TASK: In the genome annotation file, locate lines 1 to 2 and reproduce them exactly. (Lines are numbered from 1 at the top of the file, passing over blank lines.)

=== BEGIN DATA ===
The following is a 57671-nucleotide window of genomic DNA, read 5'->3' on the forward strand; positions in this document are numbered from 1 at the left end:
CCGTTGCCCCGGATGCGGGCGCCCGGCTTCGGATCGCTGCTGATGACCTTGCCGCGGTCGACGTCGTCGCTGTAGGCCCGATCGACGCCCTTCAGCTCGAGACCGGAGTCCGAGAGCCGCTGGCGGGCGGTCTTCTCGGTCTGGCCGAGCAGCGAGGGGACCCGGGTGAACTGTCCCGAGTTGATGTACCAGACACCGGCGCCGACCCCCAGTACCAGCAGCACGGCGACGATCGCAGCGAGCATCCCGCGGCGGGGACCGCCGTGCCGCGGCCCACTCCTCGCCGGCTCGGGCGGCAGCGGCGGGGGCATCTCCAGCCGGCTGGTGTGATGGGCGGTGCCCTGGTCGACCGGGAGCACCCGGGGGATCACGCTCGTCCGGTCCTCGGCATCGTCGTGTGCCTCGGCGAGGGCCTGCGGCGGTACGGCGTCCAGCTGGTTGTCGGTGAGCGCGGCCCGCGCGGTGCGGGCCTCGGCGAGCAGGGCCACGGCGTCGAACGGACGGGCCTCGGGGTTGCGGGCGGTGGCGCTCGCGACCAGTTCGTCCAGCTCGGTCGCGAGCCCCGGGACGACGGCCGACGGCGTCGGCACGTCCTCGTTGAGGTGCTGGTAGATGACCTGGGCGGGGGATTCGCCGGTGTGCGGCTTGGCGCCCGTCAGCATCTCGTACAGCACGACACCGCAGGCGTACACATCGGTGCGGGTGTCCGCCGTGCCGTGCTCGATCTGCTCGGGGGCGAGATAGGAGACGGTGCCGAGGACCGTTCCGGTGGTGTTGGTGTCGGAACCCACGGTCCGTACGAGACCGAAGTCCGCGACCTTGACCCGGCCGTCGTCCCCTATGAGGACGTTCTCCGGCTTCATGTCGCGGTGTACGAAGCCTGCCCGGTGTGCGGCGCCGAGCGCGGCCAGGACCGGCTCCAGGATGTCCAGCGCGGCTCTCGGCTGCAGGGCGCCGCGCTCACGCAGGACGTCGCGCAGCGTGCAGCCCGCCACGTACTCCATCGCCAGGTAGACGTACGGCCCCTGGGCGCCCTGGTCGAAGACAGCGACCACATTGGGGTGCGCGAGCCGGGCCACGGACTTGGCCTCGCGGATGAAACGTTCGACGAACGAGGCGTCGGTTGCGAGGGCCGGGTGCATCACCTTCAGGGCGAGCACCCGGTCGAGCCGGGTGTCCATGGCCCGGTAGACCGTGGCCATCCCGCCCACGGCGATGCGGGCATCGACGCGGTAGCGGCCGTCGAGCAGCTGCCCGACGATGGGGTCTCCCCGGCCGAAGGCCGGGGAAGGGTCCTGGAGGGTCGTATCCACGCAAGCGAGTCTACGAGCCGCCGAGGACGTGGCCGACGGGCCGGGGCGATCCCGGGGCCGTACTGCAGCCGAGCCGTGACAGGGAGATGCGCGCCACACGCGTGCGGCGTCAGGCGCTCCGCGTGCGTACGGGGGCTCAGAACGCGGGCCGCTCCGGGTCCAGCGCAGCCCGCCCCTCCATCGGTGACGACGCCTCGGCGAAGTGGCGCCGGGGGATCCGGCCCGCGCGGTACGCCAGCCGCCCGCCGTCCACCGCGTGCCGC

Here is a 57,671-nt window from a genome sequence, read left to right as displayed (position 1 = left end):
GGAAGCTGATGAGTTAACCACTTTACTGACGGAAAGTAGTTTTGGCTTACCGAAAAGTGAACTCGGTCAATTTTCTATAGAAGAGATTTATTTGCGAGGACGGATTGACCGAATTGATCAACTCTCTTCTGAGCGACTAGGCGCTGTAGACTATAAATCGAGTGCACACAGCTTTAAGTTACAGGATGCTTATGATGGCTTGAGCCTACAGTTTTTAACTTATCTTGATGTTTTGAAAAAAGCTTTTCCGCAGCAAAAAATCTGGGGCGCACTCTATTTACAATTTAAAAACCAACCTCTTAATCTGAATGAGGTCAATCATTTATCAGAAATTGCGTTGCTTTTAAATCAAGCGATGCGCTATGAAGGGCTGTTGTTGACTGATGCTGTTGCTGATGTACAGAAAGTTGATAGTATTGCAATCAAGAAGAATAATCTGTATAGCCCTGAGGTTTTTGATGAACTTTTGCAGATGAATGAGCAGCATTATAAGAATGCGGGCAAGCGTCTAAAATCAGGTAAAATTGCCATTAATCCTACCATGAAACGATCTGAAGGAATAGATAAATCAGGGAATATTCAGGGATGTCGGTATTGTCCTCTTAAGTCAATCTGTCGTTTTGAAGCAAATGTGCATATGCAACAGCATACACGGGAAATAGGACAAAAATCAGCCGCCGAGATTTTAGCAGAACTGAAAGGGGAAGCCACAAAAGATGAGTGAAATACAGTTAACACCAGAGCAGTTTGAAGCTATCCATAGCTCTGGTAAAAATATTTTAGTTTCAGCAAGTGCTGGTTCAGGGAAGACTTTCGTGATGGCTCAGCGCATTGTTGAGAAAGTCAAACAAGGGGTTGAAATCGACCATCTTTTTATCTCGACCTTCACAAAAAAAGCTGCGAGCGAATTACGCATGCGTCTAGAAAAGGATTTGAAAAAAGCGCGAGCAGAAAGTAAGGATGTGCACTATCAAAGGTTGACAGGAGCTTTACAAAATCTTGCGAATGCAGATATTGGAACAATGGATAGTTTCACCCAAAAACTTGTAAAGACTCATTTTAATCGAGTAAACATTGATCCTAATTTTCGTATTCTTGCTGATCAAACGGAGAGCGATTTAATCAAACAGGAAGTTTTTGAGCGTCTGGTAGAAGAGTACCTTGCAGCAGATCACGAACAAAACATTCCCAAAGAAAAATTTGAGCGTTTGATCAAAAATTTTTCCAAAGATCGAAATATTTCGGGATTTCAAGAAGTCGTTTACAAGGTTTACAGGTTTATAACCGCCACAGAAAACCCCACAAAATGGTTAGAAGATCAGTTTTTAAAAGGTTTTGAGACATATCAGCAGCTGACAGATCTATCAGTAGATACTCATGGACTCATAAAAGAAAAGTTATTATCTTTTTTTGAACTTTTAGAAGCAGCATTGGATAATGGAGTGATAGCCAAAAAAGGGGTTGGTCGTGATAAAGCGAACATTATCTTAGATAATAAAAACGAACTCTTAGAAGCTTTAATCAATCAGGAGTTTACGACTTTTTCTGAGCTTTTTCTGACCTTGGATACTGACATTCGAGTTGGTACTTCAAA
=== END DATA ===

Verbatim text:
The following is a 57671-nucleotide window of genomic DNA, read 5'->3' on the forward strand; positions in this document are numbered from 1 at the left end:
CCGTTGCCCCGGATGCGGGCGCCCGGCTTCGGATCGCTGCTGATGACCTTGCCGCGGTCGACGTCGTCGCTGTAGGCCCGATCGACGCCCTTCAGCTCGAGACCGGAGTCCGAGAGCCGCTGGCGGGCGGTCTTCTCGGTCTGGCCGAGCAGCGAGGGGACCCGGGTGAACTGTCCCGAGTTGATGTACCAGACACCGGCGCCGACCCCCAGTACCAGCAGCACGGCGACGATCGCAGCGAGCATCCCGCGGCGGGGACCGCCGTGCCGCGGCCCACTCCTCGCCGGCTCGGGCGGCAGCGGCGGGGGCATCTCCAGCCGGCTGGTGTGATGGGCGGTGCCCTGGTCGACCGGGAGCACCCGGGGGATCACGCTCGTCCGGTCCTCGGCATCGTCGTGTGCCTCGGCGAGGGCCTGCGGCGGTACGGCGTCCAGCTGGTTGTCGGTGAGCGCGGCCCGCGCGGTGCGGGCCTCGGCGAGCAGGGCCACGGCGTCGAACGGACGGGCCTCGGGGTTGCGGGCGGTGGCGCTCGCGACCAGTTCGTCCAGCTCGGTCGCGAGCCCCGGGACGACGGCCGACGGCGTCGGCACGTCCTCGTTGAGGTGCTGGTAGATGACCTGGGCGGGGGATTCGCCGGTGTGCGGCTTGGCGCCCGTCAGCATCTCGTACAGCACGACACCGCAGGCGTACACATCGGTGCGGGTGTCCGCCGTGCCGTGCTCGATCTGCTCGGGGGCGAGATAGGAGACGGTGCCGAGGACCGTTCCGGTGGTGTTGGTGTCGGAACCCACGGTCCGTACGAGACCGAAGTCCGCGACCTTGACCCGGCCGTCGTCCCCTATGAGGACGTTCTCCGGCTTCATGTCGCGGTGTACGAAGCCTGCCCGGTGTGCGGCGCCGAGCGCGGCCAGGACCGGCTCCAGGATGTCCAGCGCGGCTCTCGGCTGCAGGGCGCCGCGCTCACGCAGGACGTCGCGCAGCGTGCAGCCCGCCACGTACTCCATCGCCAGGTAGACGTACGGCCCCTGGGCGCCCTGGTCGAAGACAGCGACCACATTGGGGTGCGCGAGCCGGGCCACGGACTTGGCCTCGCGGATGAAACGTTCGACGAACGAGGCGTCGGTTGCGAGGGCCGGGTGCATCACCTTCAGGGCGAGCACCCGGTCGAGCCGGGTGTCCATGGCCCGGTAGACCGTGGCCATCCCGCCCACGGCGATGCGGGCATCGACGCGGTAGCGGCCGTCGAGCAGCTGCCCGACGATGGGGTCTCCCCGGCCGAAGGCCGGGGAAGGGTCCTGGAGGGTCGTATCCACGCAAGCGAGTCTACGAGCCGCCGAGGACGTGGCCGACGGGCCGGGGCGATCCCGGGGCCGTACTGCAGCCGAGCCGTGACAGGGAGATGCGCGCCACACGCGTGCGGCGTCAGGCGCTCCGCGTGCGTACGGGGGCTCAGAACGCGGGCCGCTCCGGGTCCAGCGCAGCCCGCCCCTCCATCGGTGACGACGCCTCGGCGAAGTGGCGCCGGGGGATCCGGCCCGCGCGGTACGCCAGCCGCCCGCCGTCCACCGCGTGCCGC